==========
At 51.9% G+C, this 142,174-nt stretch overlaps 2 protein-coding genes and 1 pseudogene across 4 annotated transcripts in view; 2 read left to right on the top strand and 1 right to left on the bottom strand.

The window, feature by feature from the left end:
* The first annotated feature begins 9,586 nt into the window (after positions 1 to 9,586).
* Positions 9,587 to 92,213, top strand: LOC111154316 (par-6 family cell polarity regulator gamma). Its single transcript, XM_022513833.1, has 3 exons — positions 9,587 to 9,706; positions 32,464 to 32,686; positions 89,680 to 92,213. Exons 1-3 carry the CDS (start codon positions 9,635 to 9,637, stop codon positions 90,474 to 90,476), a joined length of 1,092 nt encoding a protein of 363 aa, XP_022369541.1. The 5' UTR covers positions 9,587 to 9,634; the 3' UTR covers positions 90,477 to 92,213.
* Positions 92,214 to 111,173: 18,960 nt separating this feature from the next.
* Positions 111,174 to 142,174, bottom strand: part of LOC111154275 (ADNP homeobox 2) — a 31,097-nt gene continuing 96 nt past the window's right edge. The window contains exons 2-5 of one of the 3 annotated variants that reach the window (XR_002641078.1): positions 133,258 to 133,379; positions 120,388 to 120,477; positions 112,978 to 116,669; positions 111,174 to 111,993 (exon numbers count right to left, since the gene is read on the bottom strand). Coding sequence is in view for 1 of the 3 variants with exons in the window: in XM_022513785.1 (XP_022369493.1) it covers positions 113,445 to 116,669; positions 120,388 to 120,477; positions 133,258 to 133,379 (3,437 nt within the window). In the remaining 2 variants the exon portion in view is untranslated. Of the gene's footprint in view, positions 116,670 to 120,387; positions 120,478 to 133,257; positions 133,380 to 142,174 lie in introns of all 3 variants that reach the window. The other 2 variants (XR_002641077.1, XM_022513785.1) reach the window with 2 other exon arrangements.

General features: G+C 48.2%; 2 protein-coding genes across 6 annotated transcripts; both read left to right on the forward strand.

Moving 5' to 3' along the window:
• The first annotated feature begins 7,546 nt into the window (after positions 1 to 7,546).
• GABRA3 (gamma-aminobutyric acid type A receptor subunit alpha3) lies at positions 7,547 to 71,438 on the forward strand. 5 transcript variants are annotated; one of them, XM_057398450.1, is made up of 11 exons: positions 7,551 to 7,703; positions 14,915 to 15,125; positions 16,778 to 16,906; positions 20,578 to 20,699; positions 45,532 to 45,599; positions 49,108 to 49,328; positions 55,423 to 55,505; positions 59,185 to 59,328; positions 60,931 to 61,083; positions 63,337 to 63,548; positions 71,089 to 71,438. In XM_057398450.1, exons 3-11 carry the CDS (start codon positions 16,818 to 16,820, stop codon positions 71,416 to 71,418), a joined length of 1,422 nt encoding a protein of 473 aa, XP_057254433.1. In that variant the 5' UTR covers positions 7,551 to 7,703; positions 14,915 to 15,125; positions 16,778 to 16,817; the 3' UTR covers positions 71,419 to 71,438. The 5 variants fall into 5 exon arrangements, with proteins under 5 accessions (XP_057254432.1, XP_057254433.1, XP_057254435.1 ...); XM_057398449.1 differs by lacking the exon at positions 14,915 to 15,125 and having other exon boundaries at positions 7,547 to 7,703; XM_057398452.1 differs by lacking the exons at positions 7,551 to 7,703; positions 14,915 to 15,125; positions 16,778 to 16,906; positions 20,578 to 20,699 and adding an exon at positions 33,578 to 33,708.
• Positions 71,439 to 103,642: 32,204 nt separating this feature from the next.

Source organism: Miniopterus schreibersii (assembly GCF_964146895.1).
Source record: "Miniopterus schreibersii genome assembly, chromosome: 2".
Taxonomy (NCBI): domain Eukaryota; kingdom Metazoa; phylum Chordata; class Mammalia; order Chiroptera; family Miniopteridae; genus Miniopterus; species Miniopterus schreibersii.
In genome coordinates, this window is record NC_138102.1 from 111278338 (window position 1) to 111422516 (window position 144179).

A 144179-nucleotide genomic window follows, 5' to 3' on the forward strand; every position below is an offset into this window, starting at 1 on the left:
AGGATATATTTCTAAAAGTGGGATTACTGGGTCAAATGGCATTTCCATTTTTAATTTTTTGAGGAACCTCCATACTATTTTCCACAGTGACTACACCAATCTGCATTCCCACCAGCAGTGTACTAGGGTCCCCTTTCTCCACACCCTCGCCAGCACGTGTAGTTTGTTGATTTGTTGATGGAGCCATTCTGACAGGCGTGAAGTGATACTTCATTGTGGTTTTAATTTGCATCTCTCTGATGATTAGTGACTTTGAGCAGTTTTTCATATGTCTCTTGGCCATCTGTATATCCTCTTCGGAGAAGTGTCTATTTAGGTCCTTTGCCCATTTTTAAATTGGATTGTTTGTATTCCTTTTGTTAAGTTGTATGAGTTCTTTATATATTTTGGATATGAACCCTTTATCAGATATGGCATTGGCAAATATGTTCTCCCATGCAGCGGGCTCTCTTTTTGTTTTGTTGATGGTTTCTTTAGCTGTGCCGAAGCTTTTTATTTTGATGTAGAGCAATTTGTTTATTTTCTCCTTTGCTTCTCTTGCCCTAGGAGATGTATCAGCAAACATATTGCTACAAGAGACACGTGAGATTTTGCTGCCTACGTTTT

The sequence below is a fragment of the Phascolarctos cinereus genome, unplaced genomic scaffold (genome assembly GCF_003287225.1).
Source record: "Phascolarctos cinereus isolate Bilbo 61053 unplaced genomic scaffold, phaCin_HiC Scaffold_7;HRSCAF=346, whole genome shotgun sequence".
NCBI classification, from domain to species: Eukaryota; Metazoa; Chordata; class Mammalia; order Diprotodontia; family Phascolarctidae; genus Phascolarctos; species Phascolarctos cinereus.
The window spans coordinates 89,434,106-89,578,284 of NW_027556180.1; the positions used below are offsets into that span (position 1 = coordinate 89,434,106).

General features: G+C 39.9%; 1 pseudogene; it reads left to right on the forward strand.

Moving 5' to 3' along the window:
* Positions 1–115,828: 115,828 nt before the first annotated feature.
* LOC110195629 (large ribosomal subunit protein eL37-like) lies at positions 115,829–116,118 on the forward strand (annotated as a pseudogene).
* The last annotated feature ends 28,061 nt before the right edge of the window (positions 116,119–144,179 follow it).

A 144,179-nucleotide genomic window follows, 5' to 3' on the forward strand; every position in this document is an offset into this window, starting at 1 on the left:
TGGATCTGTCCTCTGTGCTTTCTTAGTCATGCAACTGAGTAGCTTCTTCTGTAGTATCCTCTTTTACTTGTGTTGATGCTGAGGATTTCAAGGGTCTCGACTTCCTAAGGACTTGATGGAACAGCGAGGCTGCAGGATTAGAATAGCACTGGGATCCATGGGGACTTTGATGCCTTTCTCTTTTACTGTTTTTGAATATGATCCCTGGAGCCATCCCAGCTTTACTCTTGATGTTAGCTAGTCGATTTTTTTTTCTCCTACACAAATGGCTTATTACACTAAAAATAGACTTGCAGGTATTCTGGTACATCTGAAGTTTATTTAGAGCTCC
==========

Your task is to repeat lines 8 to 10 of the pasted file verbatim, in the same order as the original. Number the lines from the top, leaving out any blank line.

Moving 5' to 3' along the window:
• The first annotated feature begins 7,546 nt into the window (after positions 1 to 7,546).
• GABRA3 (gamma-aminobutyric acid type A receptor subunit alpha3) lies at positions 7,547 to 71,438 on the forward strand. 5 transcript variants are annotated; one of them, XM_057398450.1, is made up of 11 exons: positions 7,551 to 7,703; positions 14,915 to 15,125; positions 16,778 to 16,906; positions 20,578 to 20,699; positions 45,532 to 45,599; positions 49,108 to 49,328; positions 55,423 to 55,505; positions 59,185 to 59,328; positions 60,931 to 61,083; positions 63,337 to 63,548; positions 71,089 to 71,438. In XM_057398450.1, exons 3-11 carry the CDS (start codon positions 16,818 to 16,820, stop codon positions 71,416 to 71,418), a joined length of 1,422 nt encoding a protein of 473 aa, XP_057254433.1. In that variant the 5' UTR covers positions 7,551 to 7,703; positions 14,915 to 15,125; positions 16,778 to 16,817; the 3' UTR covers positions 71,419 to 71,438. The 5 variants fall into 5 exon arrangements, with proteins under 5 accessions (XP_057254432.1, XP_057254433.1, XP_057254435.1 ...); XM_057398449.1 differs by lacking the exon at positions 14,915 to 15,125 and having other exon boundaries at positions 7,547 to 7,703; XM_057398452.1 differs by lacking the exons at positions 7,551 to 7,703; positions 14,915 to 15,125; positions 16,778 to 16,906; positions 20,578 to 20,699 and adding an exon at positions 33,578 to 33,708.